Luke stops the carriage at the last minute, owing to a notable change from the book. In Dahl’s version, Luke is captured in the ballroom and force-fed the potion, turning into a mouse immediately and escaping. In Roeg’s, he is discovered but escapes, and is only turned when the witches break into his hotel room. This version is more unsettling; it is a far bigger violation to be sought out and attacked rather than being “punished” after being caught for something.
While the transformations in both versions don’t skimp on the body-horror nastiness, Dahl and Roeg offer a break from the tension after the hero is in rodent form. In the film, this is mostly thanks to the mouse puppets that are used in close-up, which are cuddly enough that being a mouse doesn’t seem like hell. (There’s also Bruno, whose comic relief takes the edge off his predicament: “I’m not too keen on being a mouse, but the grub’s good,” he says at one point, later shrugging his fate off to his parents as, “you always wanted me to lose weight.”) In the book, Luke loves his new tail and says repeatedly how good he feels; the witches’ scheme is still a threat, but he’s not driven to despair by what happened to him: “I found myself thinking, What’s so wonderful about being a little boy anyway? Why is that necessarily any better than being a mouse? I know that mice get hunted and they sometimes get poisoned or caught in traps. But little boys sometimes get killed, too.” (That things aren’t so bad because he’s just as vulnerable to death as before is a very Dahlian form of optimism.)
The climax of the story involves mouse-Luke stealing the potion and sneaking it into food meant for the witches, basically wiping out the lot of them. This sequence is fairly similar across the versions, though the film is far more explicit about showing the hotel staff slaughtering the mice—and the goo that bursts forth when Huston is cleaved in two.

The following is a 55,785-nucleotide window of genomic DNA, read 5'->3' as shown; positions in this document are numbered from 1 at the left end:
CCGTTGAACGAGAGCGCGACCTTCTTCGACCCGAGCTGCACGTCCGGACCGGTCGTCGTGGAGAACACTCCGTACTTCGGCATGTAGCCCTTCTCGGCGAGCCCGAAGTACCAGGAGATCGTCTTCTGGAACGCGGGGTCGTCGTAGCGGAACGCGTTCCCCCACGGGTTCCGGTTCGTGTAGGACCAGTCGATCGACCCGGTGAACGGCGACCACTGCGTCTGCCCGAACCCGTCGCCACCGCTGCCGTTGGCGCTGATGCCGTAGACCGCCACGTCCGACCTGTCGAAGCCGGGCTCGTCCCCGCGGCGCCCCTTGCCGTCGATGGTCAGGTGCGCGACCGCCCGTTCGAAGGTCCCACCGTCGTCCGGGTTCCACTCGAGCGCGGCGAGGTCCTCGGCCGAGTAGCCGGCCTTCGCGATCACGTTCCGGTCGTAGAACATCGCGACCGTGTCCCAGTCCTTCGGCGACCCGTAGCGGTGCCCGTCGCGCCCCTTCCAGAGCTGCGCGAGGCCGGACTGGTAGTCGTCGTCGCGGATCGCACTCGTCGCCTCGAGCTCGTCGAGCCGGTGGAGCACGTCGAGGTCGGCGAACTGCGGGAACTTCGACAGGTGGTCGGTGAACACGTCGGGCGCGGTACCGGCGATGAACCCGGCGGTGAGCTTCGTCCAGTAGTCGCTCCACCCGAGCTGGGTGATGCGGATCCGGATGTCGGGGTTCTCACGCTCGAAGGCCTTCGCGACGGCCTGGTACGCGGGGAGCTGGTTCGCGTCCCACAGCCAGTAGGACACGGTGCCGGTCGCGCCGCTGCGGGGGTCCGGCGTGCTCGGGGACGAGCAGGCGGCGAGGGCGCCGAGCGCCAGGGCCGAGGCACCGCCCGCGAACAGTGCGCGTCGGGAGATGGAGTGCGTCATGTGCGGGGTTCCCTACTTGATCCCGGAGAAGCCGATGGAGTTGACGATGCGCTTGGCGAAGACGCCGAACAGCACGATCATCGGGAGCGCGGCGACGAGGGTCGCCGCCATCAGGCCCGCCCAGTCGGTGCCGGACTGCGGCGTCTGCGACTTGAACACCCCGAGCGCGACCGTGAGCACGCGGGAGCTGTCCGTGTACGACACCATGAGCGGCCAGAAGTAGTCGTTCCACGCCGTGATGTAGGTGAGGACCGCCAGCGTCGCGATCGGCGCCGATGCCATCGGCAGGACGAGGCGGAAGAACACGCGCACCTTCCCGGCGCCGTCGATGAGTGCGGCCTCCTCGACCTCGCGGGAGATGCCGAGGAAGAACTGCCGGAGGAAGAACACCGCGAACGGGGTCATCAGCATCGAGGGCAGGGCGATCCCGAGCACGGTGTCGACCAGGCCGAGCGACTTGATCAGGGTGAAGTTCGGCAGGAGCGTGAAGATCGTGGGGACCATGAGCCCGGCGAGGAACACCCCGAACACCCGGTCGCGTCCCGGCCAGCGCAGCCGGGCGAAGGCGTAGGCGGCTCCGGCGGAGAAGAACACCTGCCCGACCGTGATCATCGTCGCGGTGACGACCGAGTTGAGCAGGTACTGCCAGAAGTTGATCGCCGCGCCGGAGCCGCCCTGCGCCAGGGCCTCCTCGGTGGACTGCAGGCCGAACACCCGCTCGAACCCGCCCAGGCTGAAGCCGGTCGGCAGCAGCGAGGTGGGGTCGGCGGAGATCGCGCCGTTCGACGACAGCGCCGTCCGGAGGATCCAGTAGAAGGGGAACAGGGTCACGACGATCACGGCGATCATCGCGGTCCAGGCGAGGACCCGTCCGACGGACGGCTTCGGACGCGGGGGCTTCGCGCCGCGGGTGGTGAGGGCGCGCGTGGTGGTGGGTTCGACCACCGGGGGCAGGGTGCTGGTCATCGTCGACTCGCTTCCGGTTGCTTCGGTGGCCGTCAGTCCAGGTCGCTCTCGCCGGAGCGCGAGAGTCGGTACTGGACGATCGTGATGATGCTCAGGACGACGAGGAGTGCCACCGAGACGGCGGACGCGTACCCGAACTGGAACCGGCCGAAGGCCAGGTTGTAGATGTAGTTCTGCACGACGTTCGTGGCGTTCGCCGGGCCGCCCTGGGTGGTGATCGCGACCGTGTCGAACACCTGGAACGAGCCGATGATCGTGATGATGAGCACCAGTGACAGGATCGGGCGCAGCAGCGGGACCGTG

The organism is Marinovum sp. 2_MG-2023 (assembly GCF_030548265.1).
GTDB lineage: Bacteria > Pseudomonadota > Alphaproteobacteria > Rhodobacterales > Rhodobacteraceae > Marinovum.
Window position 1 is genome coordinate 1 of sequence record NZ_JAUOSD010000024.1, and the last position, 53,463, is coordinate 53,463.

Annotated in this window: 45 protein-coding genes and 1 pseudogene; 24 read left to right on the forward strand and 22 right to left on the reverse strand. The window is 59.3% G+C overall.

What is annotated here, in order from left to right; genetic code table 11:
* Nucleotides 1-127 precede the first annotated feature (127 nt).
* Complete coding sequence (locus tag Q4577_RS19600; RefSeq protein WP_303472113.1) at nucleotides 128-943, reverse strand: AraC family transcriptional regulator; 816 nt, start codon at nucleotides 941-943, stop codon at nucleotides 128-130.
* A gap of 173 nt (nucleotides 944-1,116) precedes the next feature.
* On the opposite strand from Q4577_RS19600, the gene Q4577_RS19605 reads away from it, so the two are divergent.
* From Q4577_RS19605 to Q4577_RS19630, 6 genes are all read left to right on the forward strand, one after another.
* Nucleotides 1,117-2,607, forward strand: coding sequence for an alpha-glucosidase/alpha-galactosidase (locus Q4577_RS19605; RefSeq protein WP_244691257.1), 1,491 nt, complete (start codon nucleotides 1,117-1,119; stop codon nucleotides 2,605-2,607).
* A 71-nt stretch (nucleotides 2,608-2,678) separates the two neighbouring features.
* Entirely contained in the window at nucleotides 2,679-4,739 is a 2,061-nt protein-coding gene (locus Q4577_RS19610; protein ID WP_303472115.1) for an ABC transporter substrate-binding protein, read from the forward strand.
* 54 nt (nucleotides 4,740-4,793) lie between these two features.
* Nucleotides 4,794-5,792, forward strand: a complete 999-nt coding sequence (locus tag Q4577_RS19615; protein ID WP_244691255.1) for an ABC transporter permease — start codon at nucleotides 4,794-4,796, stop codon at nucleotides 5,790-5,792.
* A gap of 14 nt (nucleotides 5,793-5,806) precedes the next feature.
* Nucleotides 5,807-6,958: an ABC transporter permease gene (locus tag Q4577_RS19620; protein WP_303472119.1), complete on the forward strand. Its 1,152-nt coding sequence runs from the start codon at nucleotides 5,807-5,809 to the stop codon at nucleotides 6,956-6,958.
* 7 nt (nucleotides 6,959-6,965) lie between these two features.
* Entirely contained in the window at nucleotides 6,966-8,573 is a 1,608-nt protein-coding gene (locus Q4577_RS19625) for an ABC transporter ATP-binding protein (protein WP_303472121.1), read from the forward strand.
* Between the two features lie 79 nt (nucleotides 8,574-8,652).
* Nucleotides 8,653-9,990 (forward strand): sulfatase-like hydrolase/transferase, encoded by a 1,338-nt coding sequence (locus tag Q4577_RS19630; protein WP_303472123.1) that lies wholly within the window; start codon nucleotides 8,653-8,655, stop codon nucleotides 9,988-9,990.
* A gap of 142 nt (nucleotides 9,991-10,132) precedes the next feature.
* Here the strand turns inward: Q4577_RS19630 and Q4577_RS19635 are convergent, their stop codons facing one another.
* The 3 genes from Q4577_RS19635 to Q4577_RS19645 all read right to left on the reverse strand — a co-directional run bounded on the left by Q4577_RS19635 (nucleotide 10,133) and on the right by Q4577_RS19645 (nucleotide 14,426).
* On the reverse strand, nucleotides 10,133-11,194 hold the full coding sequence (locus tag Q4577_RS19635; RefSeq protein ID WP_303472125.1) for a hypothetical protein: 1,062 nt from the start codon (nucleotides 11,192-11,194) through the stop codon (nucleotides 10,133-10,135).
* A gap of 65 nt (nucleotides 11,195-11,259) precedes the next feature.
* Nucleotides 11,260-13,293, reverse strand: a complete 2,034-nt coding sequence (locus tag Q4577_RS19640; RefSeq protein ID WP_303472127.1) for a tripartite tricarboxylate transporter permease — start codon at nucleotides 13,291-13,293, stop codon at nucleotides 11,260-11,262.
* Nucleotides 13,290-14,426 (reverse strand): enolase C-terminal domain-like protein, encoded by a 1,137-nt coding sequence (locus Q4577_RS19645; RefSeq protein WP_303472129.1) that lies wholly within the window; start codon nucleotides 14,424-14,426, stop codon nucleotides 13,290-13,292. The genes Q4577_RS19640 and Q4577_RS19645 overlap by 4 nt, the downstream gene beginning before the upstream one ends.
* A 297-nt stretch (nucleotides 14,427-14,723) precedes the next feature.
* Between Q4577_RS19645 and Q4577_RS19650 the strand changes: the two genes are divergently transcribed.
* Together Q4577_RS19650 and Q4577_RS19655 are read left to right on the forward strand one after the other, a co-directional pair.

Bigger changes come in the coda, after Luke and Grandmamma return home. Dahl characteristically writes a hilariously bleak conclusion, which includes the offhand exchange that Bruno’s mouse-hating parents likely drowned him rather than get rid of their beloved cat. To the extent that the book’s ending is happy, it’s because of how doubly unhappy it is: As a mouse, Luke is doomed to a short lifespan, but at least Grandmamma is old herself, meaning she’ll likely die soon, too. And in the meantime, they can spend the rest of their few days traipsing around the world, turning every country’s witches into cat food.
Changing this ending proves to be the film’s biggest flaw. Roeg (with screenwriter Allan Scott, also of Don’t Look Now) invents a witch who survived the carnage and tracks the two down. But rather than being a final threat to overcome, she cheerfully changes Luke back into a boy before going on her merry way to do the same to Bruno. The idea of a witch being conflicted about killing children is an interesting one, but as the character isn’t developed, it comes off as a pretty transparent attempt to end the story on a happier note. Not only does this demolish the integrity of Dahl’s ending, but it scarcely seems necessary—Luke is content in his new form, and the mouse-friendly setups Grandmamma engineers are pretty dope.
Dahl reportedly hated the ending, which is easy to understand. The whole point of the book seems geared to his conclusion, teaching the tough-but-necessary lesson that some things cannot be undone, and that people should fight on regardless of what hardships they are beset with. Roeg’s version suggests that no matter what, things will turn out all right. It’s a nice idea, but not an honest message, and pulling his punch at the last moment renders the film oddly spineless.
Start with: The book.